A few months before its “official” discovery in September 1932 by Anderson at Cal Tech in Pasadena, the positron was almost simultaneously observed by no less than two additional research teams: one at Cavendish Laboratory in Cambridge, England, and one at Institut du Radium in Paris, France. In this paper, we examine this curious case of multiple independent observations by studying the primary literature. This study identifies the motivations that led these researchers to independently design the experiments suitable for the detection of this novel particle and shows that none of these teams were looking for a positive electron.

An uninvited guest: The positron in early 1930s physics

LEONE, Matteo;
2012

Abstract

A few months before its “official” discovery in September 1932 by Anderson at Cal Tech in Pasadena, the positron was almost simultaneously observed by no less than two additional research teams: one at Cavendish Laboratory in Cambridge, England, and one at Institut du Radium in Paris, France. In this paper, we examine this curious case of multiple independent observations by studying the primary literature. This study identifies the motivations that led these researchers to independently design the experiments suitable for the detection of this novel particle and shows that none of these teams were looking for a positive electron.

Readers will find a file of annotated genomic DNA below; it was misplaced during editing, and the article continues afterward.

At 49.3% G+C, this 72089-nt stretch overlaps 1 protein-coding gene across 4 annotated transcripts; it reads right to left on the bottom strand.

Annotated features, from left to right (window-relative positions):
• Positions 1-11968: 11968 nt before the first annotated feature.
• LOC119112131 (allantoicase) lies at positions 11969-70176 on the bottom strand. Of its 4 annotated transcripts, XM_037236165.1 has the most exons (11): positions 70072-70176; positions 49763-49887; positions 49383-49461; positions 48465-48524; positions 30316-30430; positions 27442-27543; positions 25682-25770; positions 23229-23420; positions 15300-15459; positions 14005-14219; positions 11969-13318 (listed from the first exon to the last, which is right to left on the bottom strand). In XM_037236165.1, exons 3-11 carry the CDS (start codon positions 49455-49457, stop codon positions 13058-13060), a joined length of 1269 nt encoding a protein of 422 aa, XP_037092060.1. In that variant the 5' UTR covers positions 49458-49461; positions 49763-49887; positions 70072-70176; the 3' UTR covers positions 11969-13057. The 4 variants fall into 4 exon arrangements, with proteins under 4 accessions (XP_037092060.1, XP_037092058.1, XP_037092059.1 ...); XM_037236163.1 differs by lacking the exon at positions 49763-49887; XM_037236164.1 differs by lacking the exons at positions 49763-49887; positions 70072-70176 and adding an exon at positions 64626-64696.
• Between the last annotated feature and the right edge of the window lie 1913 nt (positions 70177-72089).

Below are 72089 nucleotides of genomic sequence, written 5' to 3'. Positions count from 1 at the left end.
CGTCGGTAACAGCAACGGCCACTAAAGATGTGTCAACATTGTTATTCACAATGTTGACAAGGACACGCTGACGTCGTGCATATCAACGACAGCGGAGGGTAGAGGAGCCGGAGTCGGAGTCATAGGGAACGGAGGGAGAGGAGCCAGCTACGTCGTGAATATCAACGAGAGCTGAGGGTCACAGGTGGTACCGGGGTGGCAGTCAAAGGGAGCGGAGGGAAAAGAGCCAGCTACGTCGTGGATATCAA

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Leone M.; Robotti N.
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Utilizza questo identificativo per citare o creare un link a questo documento: http://hdl.handle.net/2318/98143
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